It takes a special dog to do personal protection and service work.Only the top 1% of dogs actually qualify for our rigorous program.Being so selective serves two purposes.First, it is important that a dog possesses all of the genetics, natural talents, abilities necessary to finish the program.It is nearly impossible to train a dog to completion without the proper attributes.In fact, trying to force a dog into something it isn’t ready or willing to do is like pushing a rock uphill.Secondly, training is a time and labor-intensive endeavor; our dogs all have years and years of training behind them. We are extremely selective when choosing puppies because we really want the dog to complete the program.
Every dog is born with a purpose. Most dogs will become family pets and companions.However, there are a few that are simply born with everything that it takes to do protection work.Just like humans enjoy developing their talents, dogs born with the desire and intelligence to protect enjoy the challenges of fine tuning their given abilities.These simply aren’t the type of dogs who would prefer to lie in the sun all day.They would rather be practicing their bite work or learning commands, tracking or testing their agility on the course.They need stimulus.I would not allow a dog to continue in our program if he or she seemed reluctant, uncomfortable, or disagreeable.It is not good for the dog or for our clients or for us either.
My motto is “do what you love”.This is why I am a protection dog trainer.Our dogs express the same sentiment, not in words but when they complete their agility training for the day and are still ready for more or when they execute a command without the expectation of anything more than verbal praise.
I have a job to do but it doesn’t feel like work because I enjoy it and it is my purpose in life.My dogs? They feel exactly the same way.
Without a doubt one of the most asked questions we get has to do with how protection dogs behave toward children.Without hesitation, the answer is “terrific”.Children and dogs have a fantastic connection with each other.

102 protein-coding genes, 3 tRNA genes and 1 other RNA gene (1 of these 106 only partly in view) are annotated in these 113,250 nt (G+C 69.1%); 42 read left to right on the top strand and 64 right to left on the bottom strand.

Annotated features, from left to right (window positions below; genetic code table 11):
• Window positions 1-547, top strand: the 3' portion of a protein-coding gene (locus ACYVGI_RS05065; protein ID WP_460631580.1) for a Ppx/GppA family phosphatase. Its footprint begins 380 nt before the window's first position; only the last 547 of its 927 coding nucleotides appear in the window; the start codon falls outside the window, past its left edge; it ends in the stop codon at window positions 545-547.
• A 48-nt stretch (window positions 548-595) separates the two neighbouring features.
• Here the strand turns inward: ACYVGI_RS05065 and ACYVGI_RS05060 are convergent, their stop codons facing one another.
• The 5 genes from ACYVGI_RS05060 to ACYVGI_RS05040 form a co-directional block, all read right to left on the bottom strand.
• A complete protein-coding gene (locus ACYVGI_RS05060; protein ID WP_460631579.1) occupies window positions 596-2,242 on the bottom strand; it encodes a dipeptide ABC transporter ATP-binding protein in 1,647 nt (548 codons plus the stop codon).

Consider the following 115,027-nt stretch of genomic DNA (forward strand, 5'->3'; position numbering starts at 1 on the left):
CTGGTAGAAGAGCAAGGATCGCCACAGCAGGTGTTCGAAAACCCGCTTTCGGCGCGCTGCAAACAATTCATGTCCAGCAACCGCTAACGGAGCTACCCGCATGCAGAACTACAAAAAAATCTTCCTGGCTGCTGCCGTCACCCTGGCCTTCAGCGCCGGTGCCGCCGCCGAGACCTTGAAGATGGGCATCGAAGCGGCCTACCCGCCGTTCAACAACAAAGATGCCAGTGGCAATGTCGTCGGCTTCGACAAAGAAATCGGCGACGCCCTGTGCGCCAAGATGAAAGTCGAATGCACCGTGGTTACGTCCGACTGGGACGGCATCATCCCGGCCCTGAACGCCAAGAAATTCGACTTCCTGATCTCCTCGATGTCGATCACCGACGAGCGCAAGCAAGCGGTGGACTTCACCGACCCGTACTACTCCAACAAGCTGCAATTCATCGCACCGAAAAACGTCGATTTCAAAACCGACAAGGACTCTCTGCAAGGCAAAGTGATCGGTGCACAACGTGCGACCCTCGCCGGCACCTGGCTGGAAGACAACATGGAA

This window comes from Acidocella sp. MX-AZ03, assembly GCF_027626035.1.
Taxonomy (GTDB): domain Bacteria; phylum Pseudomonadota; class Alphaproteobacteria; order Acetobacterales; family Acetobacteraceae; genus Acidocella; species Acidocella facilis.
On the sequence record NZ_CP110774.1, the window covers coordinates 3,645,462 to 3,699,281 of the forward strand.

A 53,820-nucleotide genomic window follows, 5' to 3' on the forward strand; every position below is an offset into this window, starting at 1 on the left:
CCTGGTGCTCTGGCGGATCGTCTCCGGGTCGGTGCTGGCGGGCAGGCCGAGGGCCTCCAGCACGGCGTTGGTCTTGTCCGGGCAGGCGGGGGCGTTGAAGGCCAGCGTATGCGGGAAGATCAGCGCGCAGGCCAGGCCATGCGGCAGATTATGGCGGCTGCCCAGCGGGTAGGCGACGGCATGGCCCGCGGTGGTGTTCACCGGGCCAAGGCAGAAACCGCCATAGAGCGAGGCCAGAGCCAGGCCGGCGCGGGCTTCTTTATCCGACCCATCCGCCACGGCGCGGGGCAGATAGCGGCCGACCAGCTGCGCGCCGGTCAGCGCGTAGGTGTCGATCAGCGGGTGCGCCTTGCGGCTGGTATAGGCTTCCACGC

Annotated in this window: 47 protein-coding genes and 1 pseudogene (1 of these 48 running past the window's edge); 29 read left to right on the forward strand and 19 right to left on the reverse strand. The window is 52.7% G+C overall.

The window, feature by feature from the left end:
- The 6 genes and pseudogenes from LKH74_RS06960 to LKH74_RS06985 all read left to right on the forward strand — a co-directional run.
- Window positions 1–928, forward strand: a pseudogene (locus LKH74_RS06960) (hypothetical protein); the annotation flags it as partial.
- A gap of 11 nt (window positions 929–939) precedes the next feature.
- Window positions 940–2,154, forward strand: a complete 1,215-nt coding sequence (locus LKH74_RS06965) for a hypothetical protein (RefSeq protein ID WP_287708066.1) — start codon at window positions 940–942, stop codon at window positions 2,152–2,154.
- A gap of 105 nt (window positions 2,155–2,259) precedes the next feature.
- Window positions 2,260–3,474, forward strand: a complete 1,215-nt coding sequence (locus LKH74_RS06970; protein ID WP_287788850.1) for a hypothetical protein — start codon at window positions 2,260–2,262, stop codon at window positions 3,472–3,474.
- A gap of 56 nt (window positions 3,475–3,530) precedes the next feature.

One of the most prominent differences between canines and wolves is that while wolves shun humans, dogs embrace them.This relationship is especially emphasized when one observes how dogs behave around children.Children are high energy, excitable and have a high-pitched, non-threatening voice.These qualities remind dogs of when they themselves where puppies, having fun in the whelping box with their littermates.Thus, dogs rarely see children as threatening.The feeling the dog has is much like how most humans feel when they see a baby.
Dogs have such a strong desire to bond with children that they will not hesitate in situations where they otherwise would.For instance, dogs are naturally leery of new surfaces and may hesitate at first to step on asphalt or sand.However, if a child is in a sandbox the puppy will step onto the sand without delay because the puppy’s desire to bond outweighs the risk of experiencing an unknown surface.
This relationship is highlighted every time we have a new litter.Our German Shepherd puppies, Dutch Shepherd puppies and most recent litter of Belgian Malinois puppies start to socialize with children very soon after birth.The puppies love the interaction and are happy and exhausted once the children leave.These same feelings continue into adulthood and are part of the reason that protection dogs are excellent for families with children or for specific child protection work.In addition, since dogs do not view children as threats, you never have to worry about your personal protection dog becoming defensive if your children are roughhousing or playing together.